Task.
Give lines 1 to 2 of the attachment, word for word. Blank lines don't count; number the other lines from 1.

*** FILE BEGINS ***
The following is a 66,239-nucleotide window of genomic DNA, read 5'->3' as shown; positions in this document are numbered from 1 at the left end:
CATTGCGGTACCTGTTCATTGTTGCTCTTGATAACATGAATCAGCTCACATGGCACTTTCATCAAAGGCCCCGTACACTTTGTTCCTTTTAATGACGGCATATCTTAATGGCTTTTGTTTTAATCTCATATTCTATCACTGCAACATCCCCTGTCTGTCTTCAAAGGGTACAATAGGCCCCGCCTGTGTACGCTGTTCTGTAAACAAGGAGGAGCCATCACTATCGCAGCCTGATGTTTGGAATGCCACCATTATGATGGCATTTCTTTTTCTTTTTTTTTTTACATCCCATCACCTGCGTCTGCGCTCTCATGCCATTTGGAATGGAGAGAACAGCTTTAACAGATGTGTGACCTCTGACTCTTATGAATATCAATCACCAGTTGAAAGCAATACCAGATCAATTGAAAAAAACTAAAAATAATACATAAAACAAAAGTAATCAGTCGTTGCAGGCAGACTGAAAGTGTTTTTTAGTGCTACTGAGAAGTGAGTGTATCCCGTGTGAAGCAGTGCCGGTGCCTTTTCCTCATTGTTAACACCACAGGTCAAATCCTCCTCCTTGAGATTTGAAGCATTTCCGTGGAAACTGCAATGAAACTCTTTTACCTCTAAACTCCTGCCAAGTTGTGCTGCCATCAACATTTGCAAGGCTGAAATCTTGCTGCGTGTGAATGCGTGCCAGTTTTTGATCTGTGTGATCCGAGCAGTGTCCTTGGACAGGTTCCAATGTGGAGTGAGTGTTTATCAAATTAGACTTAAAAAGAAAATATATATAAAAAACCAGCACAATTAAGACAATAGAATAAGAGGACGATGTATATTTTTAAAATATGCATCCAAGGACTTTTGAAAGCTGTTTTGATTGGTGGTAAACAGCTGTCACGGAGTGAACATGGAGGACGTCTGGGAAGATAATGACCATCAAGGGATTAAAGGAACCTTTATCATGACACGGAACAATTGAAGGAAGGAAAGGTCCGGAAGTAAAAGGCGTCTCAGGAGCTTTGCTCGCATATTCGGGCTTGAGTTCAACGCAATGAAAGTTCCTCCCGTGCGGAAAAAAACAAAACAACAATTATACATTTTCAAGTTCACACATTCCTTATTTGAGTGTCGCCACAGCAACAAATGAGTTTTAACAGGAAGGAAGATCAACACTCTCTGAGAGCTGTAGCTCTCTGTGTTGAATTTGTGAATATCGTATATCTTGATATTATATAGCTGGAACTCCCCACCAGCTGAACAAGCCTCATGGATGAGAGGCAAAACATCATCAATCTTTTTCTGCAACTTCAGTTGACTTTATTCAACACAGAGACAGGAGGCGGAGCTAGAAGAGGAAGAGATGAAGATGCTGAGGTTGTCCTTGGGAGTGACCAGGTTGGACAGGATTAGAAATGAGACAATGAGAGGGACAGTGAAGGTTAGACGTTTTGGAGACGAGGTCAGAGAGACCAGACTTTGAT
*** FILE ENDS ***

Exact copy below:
The following is a 66,239-nucleotide window of genomic DNA, read 5'->3' as shown; positions in this document are numbered from 1 at the left end:
CATTGCGGTACCTGTTCATTGTTGCTCTTGATAACATGAATCAGCTCACATGGCACTTTCATCAAAGGCCCCGTACACTTTGTTCCTTTTAATGACGGCATATCTTAATGGCTTTTGTTTTAATCTCATATTCTATCACTGCAACATCCCCTGTCTGTCTTCAAAGGGTACAATAGGCCCCGCCTGTGTACGCTGTTCTGTAAACAAGGAGGAGCCATCACTATCGCAGCCTGATGTTTGGAATGCCACCATTATGATGGCATTTCTTTTTCTTTTTTTTTTTACATCCCATCACCTGCGTCTGCGCTCTCATGCCATTTGGAATGGAGAGAACAGCTTTAACAGATGTGTGACCTCTGACTCTTATGAATATCAATCACCAGTTGAAAGCAATACCAGATCAATTGAAAAAAACTAAAAATAATACATAAAACAAAAGTAATCAGTCGTTGCAGGCAGACTGAAAGTGTTTTTTAGTGCTACTGAGAAGTGAGTGTATCCCGTGTGAAGCAGTGCCGGTGCCTTTTCCTCATTGTTAACACCACAGGTCAAATCCTCCTCCTTGAGATTTGAAGCATTTCCGTGGAAACTGCAATGAAACTCTTTTACCTCTAAACTCCTGCCAAGTTGTGCTGCCATCAACATTTGCAAGGCTGAAATCTTGCTGCGTGTGAATGCGTGCCAGTTTTTGATCTGTGTGATCCGAGCAGTGTCCTTGGACAGGTTCCAATGTGGAGTGAGTGTTTATCAAATTAGACTTAAAAAGAAAATATATATAAAAAACCAGCACAATTAAGACAATAGAATAAGAGGACGATGTATATTTTTAAAATATGCATCCAAGGACTTTTGAAAGCTGTTTTGATTGGTGGTAAACAGCTGTCACGGAGTGAACATGGAGGACGTCTGGGAAGATAATGACCATCAAGGGATTAAAGGAACCTTTATCATGACACGGAACAATTGAAGGAAGGAAAGGTCCGGAAGTAAAAGGCGTCTCAGGAGCTTTGCTCGCATATTCGGGCTTGAGTTCAACGCAATGAAAGTTCCTCCCGTGCGGAAAAAAACAAAACAACAATTATACATTTTCAAGTTCACACATTCCTTATTTGAGTGTCGCCACAGCAACAAATGAGTTTTAACAGGAAGGAAGATCAACACTCTCTGAGAGCTGTAGCTCTCTGTGTTGAATTTGTGAATATCGTATATCTTGATATTATATAGCTGGAACTCCCCACCAGCTGAACAAGCCTCATGGATGAGAGGCAAAACATCATCAATCTTTTTCTGCAACTTCAGTTGACTTTATTCAACACAGAGACAGGAGGCGGAGCTAGAAGAGGAAGAGATGAAGATGCTGAGGTTGTCCTTGGGAGTGACCAGGTTGGACAGGATTAGAAATGAGACAATGAGAGGGACAGTGAAGGTTAGACGTTTTGGAGACGAGGTCAGAGAGACCAGACTTTGAT